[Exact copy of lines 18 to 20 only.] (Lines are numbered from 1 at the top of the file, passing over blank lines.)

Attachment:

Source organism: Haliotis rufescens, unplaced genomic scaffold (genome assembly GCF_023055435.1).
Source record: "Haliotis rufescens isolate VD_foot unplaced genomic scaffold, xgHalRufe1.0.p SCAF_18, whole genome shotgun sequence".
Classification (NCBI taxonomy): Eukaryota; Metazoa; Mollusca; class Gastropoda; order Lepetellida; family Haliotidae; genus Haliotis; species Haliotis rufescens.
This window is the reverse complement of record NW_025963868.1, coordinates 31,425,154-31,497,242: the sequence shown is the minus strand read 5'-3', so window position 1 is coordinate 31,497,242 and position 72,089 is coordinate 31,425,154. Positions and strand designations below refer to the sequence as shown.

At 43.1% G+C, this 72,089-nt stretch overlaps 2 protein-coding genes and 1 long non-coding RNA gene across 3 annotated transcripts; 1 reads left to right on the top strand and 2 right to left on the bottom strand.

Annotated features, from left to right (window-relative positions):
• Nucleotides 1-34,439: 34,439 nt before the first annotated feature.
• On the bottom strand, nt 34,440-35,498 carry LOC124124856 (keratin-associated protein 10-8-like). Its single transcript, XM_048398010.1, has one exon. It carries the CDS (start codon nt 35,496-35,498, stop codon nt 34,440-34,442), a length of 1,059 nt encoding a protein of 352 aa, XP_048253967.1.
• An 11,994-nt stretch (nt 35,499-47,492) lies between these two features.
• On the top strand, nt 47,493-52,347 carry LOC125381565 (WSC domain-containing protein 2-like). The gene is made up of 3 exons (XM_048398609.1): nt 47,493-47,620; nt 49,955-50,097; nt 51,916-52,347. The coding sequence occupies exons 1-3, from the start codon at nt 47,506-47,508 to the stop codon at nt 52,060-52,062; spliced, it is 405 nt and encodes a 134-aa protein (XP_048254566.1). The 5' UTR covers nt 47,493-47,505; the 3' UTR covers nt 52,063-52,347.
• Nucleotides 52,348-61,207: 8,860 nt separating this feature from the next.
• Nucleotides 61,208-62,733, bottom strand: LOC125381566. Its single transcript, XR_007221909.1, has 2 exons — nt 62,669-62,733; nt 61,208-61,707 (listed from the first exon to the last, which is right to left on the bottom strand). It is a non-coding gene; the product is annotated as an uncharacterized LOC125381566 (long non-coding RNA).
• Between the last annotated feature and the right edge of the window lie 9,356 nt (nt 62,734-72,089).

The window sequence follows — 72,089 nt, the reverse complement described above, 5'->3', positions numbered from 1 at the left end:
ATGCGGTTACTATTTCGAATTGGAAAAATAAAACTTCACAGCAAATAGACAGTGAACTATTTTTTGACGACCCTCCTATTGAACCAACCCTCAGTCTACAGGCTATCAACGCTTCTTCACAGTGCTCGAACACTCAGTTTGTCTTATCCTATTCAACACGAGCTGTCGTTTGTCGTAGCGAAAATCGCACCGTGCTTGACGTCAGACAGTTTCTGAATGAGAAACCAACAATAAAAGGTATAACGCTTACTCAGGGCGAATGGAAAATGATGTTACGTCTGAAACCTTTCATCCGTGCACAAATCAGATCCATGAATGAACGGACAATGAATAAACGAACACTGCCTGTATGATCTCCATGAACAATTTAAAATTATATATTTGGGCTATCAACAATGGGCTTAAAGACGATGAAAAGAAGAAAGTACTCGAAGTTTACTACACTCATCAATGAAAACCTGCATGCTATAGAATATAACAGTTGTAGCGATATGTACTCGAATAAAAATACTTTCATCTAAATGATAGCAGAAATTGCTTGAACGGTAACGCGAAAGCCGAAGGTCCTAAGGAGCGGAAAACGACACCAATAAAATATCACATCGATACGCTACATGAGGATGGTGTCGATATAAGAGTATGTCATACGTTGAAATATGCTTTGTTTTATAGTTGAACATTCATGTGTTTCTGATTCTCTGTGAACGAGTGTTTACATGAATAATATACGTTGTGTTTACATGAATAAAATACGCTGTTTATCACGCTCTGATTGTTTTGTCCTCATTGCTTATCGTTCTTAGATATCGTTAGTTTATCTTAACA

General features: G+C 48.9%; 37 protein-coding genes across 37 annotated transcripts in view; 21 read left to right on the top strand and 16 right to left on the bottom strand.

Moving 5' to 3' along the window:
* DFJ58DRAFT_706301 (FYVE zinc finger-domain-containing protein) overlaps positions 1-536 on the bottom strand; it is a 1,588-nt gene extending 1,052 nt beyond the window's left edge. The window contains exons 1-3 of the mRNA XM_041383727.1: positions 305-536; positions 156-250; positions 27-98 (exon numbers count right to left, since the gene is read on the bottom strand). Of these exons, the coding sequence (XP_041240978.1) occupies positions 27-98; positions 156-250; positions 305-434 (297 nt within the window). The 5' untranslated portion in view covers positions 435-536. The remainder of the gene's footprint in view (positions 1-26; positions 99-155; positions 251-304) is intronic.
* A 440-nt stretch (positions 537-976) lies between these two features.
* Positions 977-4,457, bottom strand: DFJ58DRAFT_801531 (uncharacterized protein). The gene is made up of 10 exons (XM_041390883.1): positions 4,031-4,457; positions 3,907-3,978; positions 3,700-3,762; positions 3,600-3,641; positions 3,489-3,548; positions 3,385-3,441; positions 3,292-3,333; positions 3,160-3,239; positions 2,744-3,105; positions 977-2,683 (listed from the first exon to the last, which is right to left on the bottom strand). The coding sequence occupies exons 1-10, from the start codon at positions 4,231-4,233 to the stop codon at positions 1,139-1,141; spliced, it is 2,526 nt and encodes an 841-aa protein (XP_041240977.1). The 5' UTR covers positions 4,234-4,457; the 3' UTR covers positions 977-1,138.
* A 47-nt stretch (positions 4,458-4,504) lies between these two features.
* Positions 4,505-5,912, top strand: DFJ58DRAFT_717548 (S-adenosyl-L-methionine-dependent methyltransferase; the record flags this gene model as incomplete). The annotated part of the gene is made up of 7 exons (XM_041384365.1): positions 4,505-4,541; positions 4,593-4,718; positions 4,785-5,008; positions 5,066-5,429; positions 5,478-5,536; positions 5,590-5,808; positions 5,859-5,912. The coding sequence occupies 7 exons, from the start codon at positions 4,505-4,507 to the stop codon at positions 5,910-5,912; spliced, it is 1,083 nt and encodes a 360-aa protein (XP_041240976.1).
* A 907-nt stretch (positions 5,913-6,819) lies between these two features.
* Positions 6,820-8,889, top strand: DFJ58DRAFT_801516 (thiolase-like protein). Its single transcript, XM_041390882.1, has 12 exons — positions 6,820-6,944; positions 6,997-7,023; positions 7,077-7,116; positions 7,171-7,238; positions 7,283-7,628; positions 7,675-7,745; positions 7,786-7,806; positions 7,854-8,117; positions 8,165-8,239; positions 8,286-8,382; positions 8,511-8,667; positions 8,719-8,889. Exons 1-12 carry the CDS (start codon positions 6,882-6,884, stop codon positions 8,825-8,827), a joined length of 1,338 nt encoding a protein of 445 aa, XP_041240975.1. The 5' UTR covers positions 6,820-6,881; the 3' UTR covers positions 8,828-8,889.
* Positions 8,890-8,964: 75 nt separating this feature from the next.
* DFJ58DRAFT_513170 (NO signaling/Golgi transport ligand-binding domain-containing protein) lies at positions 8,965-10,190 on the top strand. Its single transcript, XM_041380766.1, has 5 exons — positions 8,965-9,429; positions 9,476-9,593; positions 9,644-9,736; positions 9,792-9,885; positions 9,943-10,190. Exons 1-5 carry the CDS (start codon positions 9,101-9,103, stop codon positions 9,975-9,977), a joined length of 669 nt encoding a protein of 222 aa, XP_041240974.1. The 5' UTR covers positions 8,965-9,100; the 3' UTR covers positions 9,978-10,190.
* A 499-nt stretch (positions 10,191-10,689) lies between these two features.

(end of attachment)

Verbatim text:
* DFJ58DRAFT_706301 (FYVE zinc finger-domain-containing protein) overlaps positions 1-536 on the bottom strand; it is a 1,588-nt gene extending 1,052 nt beyond the window's left edge. The window contains exons 1-3 of the mRNA XM_041383727.1: positions 305-536; positions 156-250; positions 27-98 (exon numbers count right to left, since the gene is read on the bottom strand). Of these exons, the coding sequence (XP_041240978.1) occupies positions 27-98; positions 156-250; positions 305-434 (297 nt within the window). The 5' untranslated portion in view covers positions 435-536. The remainder of the gene's footprint in view (positions 1-26; positions 99-155; positions 251-304) is intronic.
* A 440-nt stretch (positions 537-976) lies between these two features.
* Positions 977-4,457, bottom strand: DFJ58DRAFT_801531 (uncharacterized protein). The gene is made up of 10 exons (XM_041390883.1): positions 4,031-4,457; positions 3,907-3,978; positions 3,700-3,762; positions 3,600-3,641; positions 3,489-3,548; positions 3,385-3,441; positions 3,292-3,333; positions 3,160-3,239; positions 2,744-3,105; positions 977-2,683 (listed from the first exon to the last, which is right to left on the bottom strand). The coding sequence occupies exons 1-10, from the start codon at positions 4,231-4,233 to the stop codon at positions 1,139-1,141; spliced, it is 2,526 nt and encodes an 841-aa protein (XP_041240977.1). The 5' UTR covers positions 4,234-4,457; the 3' UTR covers positions 977-1,138.